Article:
Copper Battles Optics in Backplanes
Today Accelerant Networks Inc. announces its second product, AN5500, which can transmit a total of 31.25 Gbit/s of data over the copper traces that make up printed circuit boards (see Accelerant Intros Transceiver). Not only does it deliver more total bandwidth than existing solutions, the chip also increases the amount of data per individual copper trace. Accelerant has designed the chip to send 6.25 Gbit/s of data per channel, twice as much as existing products.
And speeds are going higher. Yesterday (April 22) Broadcom Corp. (Nasdaq: BRCM) announced a chip called BCM8102, which delivers a single serial 10-Gbit/s signal over a copper trace (see Broadcom Sends 10-Gig Over Copper). This chip was used to send and receive signals over 30 inches of FR-4 (a standard PCB material) in a private demonstration at the Optical Fiber Communication Conference and Exhibit (OFC) in Anaheim, Calif., last month, the company says.
Right now, many systems vendors are using -- or considering using -- parallel optical modules to connect their high-speed backplanes, because optics can travel farther at high speeds (see Parallel Optics Boosts Bandwidth). Will the new products from Accelerant and Broadcom make copper look more attractive again?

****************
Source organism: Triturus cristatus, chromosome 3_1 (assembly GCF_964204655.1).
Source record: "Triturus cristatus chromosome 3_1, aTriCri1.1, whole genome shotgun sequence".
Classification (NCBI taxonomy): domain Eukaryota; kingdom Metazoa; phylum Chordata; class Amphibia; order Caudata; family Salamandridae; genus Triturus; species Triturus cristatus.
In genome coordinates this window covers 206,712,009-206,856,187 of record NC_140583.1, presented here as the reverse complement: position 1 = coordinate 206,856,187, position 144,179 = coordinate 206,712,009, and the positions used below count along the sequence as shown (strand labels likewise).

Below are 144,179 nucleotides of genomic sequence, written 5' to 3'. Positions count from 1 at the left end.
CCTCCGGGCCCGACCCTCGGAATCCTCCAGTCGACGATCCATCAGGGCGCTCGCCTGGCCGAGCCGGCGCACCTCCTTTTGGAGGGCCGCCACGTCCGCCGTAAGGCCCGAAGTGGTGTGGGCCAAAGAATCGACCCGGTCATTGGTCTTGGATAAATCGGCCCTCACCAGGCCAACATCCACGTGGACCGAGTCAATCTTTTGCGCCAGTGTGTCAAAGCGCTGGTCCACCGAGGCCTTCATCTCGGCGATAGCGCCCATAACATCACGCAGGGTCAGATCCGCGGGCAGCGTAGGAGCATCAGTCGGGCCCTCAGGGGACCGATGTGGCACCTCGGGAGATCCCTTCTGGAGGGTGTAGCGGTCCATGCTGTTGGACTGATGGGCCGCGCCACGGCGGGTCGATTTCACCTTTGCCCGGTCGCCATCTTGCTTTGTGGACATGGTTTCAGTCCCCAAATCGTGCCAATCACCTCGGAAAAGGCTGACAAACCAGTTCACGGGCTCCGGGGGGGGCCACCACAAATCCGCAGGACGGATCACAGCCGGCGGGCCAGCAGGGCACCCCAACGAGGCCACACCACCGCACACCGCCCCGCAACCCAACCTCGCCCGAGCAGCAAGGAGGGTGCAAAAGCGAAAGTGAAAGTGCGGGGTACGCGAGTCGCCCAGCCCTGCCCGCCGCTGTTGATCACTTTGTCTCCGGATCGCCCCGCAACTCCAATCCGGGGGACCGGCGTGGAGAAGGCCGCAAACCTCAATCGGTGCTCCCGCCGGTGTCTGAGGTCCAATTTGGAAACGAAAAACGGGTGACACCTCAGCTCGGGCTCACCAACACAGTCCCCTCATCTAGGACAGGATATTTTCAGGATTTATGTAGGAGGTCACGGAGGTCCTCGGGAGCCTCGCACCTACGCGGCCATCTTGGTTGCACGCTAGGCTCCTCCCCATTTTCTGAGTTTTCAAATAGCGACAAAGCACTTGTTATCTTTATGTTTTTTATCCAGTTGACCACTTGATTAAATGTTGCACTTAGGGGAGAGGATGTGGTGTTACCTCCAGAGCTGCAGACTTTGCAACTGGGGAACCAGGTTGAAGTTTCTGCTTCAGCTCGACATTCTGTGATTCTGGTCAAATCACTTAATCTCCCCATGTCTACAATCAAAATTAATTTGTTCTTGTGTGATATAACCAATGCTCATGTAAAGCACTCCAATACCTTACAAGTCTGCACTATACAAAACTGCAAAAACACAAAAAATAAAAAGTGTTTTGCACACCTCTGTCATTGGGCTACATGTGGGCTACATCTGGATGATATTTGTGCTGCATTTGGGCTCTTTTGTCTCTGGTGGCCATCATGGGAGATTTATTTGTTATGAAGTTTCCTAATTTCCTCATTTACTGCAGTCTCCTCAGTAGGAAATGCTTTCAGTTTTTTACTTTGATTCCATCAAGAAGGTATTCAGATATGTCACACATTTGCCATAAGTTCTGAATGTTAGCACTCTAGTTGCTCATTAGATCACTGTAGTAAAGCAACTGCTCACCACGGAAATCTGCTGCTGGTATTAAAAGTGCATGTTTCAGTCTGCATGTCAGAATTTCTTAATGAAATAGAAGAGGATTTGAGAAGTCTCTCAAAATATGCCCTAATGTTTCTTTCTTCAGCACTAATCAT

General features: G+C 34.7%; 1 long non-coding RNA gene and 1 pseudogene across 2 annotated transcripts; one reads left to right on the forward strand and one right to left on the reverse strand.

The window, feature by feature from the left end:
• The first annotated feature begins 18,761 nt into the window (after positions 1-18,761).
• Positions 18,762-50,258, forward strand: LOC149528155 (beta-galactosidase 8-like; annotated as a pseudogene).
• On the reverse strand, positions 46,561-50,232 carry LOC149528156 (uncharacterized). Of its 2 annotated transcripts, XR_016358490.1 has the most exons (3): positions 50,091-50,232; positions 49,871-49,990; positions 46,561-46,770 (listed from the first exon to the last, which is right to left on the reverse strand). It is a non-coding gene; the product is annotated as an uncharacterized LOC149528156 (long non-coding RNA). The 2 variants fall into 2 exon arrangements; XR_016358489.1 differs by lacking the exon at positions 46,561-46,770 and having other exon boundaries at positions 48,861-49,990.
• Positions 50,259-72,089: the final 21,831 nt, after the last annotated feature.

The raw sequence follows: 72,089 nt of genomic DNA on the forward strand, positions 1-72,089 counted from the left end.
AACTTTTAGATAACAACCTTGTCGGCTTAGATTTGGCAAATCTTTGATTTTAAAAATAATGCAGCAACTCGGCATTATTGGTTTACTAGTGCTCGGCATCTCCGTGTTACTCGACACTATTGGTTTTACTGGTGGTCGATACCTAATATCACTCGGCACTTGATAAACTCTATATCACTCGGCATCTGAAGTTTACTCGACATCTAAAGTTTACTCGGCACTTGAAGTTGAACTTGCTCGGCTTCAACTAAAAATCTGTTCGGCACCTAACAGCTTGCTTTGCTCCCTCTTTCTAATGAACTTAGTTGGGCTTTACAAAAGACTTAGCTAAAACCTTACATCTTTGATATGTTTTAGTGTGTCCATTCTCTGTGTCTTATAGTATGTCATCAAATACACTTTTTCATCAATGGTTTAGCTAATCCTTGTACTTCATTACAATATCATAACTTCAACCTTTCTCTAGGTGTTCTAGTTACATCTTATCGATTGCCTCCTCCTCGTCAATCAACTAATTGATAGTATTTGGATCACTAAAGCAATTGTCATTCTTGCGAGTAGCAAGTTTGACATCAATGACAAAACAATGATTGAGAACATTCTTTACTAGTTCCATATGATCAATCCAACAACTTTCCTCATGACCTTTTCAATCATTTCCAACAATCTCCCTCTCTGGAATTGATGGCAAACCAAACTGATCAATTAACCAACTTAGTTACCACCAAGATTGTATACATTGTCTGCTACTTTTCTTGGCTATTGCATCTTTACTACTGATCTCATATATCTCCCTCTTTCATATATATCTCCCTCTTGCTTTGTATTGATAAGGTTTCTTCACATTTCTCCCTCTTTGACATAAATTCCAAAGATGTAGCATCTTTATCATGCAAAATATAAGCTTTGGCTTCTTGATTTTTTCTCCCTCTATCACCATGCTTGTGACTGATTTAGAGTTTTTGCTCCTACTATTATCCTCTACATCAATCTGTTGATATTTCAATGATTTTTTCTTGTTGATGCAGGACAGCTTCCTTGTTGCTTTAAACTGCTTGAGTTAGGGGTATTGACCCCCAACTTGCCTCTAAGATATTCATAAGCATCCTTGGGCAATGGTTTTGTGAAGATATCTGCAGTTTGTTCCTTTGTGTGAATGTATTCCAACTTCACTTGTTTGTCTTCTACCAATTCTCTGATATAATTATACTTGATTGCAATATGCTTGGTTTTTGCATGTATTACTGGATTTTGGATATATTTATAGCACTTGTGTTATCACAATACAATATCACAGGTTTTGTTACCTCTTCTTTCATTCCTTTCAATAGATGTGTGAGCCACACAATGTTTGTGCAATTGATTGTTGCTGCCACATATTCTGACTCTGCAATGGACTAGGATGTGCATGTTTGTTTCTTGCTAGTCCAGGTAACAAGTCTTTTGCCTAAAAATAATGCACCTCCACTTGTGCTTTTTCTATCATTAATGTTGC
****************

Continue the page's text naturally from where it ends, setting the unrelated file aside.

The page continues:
The verdict seems to be that for companies like Juniper Networks Inc. (Nasdaq: JNPR) and Pluris Inc., which are building massively-scaleable "terabit" routers, parallel optics may still be the best option (see Juniper Goes Terabit With the T640). But for smaller switches and routers, these new chips may allow vendors to stick with copper, which is cheaper, rather than force an upgrade to optics, says Jim Tavacoli, Accelerant's VP of marketing.
The drawback is that both products are unique, so systems vendors must use the same chip on both ends of the link. "This has been an issue with customers," says Tavacoli. But, he contends, when they realize what performance improvement they are getting, they are prepared to make the tradeoff.
"I firmly belive that as higher speeds are reached, interoperability will be impossible until standards are agreed to," he adds. There is no standard at present, but a group of twelve companies is aiming to form an industry consortium to promote the development of 6.25-Gbit/s links, he says. The consortium won't be announced for a few months yet.
— Pauline Rigby, Senior Editor, Light Reading